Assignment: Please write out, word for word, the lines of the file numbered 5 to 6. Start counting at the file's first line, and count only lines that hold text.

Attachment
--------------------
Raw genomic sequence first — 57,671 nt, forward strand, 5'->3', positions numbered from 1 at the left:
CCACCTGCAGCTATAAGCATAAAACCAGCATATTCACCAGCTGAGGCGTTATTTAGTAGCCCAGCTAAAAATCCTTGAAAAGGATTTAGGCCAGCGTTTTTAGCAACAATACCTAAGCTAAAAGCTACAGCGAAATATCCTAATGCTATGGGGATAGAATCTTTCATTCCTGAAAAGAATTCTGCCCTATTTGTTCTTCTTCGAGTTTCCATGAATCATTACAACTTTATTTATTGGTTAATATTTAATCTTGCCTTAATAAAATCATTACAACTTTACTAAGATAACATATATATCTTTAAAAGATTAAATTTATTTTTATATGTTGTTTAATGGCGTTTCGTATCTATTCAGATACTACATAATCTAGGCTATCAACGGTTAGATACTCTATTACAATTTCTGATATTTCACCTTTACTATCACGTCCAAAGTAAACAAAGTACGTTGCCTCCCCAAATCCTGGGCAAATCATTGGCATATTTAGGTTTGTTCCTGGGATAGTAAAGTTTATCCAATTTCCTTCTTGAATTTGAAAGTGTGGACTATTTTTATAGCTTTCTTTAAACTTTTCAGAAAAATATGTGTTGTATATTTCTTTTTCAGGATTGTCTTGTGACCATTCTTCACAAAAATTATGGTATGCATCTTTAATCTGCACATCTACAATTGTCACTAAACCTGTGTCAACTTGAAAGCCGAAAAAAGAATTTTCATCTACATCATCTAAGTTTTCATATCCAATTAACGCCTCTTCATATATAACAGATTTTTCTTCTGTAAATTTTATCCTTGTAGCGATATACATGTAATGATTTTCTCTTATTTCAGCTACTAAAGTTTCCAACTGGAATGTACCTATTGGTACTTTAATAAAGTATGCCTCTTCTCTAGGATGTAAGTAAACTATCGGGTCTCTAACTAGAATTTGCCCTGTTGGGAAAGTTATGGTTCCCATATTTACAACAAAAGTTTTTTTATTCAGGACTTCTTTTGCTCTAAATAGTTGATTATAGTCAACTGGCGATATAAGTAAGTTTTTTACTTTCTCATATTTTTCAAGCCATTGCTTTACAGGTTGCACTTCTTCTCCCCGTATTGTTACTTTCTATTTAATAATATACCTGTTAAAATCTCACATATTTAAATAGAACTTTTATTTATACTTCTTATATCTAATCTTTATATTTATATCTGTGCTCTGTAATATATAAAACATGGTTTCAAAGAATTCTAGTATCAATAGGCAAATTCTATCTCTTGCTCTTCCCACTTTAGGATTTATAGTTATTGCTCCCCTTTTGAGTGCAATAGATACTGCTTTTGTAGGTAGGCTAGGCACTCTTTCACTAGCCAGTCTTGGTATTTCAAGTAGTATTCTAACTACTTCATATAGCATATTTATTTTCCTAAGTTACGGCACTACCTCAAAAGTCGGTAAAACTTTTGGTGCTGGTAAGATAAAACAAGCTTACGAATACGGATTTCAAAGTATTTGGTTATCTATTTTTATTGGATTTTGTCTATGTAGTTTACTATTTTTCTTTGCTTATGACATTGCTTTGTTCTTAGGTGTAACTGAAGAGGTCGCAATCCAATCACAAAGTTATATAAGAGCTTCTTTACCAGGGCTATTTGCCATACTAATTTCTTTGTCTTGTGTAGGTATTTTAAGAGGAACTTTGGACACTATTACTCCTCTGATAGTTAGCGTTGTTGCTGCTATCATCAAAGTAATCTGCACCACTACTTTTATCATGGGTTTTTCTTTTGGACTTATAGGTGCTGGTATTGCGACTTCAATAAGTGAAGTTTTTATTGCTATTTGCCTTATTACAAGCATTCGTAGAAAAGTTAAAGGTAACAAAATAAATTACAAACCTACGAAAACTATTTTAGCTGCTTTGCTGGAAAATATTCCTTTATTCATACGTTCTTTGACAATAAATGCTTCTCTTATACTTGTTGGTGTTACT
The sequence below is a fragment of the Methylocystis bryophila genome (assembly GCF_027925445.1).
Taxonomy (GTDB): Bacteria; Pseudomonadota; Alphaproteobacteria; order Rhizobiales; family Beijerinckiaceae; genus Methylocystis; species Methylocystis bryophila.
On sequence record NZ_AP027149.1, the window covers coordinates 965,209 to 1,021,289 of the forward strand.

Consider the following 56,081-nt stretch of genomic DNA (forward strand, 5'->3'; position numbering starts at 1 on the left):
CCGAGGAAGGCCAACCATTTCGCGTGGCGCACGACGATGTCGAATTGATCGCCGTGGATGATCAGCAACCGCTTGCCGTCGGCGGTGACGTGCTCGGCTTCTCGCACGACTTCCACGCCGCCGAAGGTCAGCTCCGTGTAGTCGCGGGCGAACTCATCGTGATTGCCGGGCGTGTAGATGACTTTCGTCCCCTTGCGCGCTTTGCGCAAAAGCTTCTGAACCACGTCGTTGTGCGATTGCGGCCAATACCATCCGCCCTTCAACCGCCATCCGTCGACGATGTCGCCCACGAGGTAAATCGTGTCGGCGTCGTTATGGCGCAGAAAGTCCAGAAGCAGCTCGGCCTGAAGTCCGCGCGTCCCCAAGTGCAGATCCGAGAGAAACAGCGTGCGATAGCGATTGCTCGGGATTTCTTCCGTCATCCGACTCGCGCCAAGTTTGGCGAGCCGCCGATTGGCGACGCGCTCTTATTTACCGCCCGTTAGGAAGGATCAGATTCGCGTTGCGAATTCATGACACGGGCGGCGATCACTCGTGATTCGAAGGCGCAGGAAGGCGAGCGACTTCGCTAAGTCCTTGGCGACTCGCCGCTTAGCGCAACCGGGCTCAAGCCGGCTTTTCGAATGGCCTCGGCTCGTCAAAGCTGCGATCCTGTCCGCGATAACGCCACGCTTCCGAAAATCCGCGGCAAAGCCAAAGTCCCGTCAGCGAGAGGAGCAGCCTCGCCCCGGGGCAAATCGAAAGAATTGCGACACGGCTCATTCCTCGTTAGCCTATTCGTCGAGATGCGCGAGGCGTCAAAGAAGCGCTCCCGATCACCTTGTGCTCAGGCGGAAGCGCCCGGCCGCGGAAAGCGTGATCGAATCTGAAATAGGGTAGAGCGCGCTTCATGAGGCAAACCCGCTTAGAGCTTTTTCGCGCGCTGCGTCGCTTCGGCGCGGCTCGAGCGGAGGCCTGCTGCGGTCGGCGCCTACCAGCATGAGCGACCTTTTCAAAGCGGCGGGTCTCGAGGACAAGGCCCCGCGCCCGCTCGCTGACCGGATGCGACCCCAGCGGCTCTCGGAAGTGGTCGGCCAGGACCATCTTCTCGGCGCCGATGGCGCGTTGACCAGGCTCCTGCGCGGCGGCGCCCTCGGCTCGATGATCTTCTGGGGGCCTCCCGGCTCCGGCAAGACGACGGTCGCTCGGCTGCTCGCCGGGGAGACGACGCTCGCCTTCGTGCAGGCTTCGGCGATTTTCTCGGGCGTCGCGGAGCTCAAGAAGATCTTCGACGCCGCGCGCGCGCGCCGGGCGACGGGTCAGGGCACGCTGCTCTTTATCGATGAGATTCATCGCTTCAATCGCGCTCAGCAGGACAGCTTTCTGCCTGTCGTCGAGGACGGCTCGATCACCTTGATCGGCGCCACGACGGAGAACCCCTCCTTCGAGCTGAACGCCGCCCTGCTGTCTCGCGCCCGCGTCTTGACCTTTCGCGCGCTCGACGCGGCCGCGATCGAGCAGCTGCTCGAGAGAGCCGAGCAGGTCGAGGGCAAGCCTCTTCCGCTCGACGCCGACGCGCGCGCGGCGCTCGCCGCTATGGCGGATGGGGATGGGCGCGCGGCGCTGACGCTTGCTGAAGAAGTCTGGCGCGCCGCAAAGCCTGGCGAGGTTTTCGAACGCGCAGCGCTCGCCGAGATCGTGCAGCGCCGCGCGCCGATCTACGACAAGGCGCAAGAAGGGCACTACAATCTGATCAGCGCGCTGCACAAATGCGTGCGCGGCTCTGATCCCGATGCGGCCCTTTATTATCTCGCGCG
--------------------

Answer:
On sequence record NZ_AP027149.1, the window covers coordinates 965,209 to 1,021,289 of the forward strand.

Consider the following 56,081-nt stretch of genomic DNA (forward strand, 5'->3'; position numbering starts at 1 on the left):